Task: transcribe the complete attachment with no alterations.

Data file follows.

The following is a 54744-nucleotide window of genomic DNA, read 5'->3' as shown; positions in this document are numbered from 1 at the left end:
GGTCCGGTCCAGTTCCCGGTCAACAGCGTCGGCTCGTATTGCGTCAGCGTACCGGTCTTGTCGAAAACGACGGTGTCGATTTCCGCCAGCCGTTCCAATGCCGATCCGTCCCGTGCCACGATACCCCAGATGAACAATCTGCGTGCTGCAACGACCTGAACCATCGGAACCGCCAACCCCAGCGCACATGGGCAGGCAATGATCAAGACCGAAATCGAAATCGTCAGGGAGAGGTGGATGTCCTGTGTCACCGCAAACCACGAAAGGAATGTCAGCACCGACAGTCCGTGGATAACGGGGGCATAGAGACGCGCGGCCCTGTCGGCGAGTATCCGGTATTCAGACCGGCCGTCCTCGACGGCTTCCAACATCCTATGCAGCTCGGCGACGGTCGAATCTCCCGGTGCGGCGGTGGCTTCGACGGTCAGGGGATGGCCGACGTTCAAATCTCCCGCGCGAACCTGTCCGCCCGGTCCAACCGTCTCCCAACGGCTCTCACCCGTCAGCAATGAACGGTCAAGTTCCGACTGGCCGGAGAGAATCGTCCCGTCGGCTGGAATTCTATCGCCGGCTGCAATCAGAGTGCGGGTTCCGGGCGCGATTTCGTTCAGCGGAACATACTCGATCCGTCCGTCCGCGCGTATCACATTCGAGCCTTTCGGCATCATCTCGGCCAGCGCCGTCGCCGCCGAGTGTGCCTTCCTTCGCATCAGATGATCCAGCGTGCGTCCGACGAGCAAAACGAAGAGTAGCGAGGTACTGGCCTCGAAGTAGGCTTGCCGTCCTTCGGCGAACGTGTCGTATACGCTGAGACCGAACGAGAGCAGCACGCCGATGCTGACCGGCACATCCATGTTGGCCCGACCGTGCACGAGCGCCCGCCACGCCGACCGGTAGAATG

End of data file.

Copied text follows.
The following is a 54744-nucleotide window of genomic DNA, read 5'->3' as shown; positions in this document are numbered from 1 at the left end:
GGTCCGGTCCAGTTCCCGGTCAACAGCGTCGGCTCGTATTGCGTCAGCGTACCGGTCTTGTCGAAAACGACGGTGTCGATTTCCGCCAGCCGTTCCAATGCCGATCCGTCCCGTGCCACGATACCCCAGATGAACAATCTGCGTGCTGCAACGACCTGAACCATCGGAACCGCCAACCCCAGCGCACATGGGCAGGCAATGATCAAGACCGAAATCGAAATCGTCAGGGAGAGGTGGATGTCCTGTGTCACCGCAAACCACGAAAGGAATGTCAGCACCGACAGTCCGTGGATAACGGGGGCATAGAGACGCGCGGCCCTGTCGGCGAGTATCCGGTATTCAGACCGGCCGTCCTCGACGGCTTCCAACATCCTATGCAGCTCGGCGACGGTCGAATCTCCCGGTGCGGCGGTGGCTTCGACGGTCAGGGGATGGCCGACGTTCAAATCTCCCGCGCGAACCTGTCCGCCCGGTCCAACCGTCTCCCAACGGCTCTCACCCGTCAGCAATGAACGGTCAAGTTCCGACTGGCCGGAGAGAATCGTCCCGTCGGCTGGAATTCTATCGCCGGCTGCAATCAGAGTGCGGGTTCCGGGCGCGATTTCGTTCAGCGGAACATACTCGATCCGTCCGTCCGCGCGTATCACATTCGAGCCTTTCGGCATCATCTCGGCCAGCGCCGTCGCCGCCGAGTGTGCCTTCCTTCGCATCAGATGATCCAGCGTGCGTCCGACGAGCAAAACGAAGAGTAGCGAGGTACTGGCCTCGAAGTAGGCTTGCCGTCCTTCGGCGAACGTGTCGTATACGCTGAGACCGAACGAGAGCAGCACGCCGATGCTGACCGGCACATCCATGTTGGCCCGACCGTGCACGAGCGCCCGCCACGCCGACCGGTAGAATG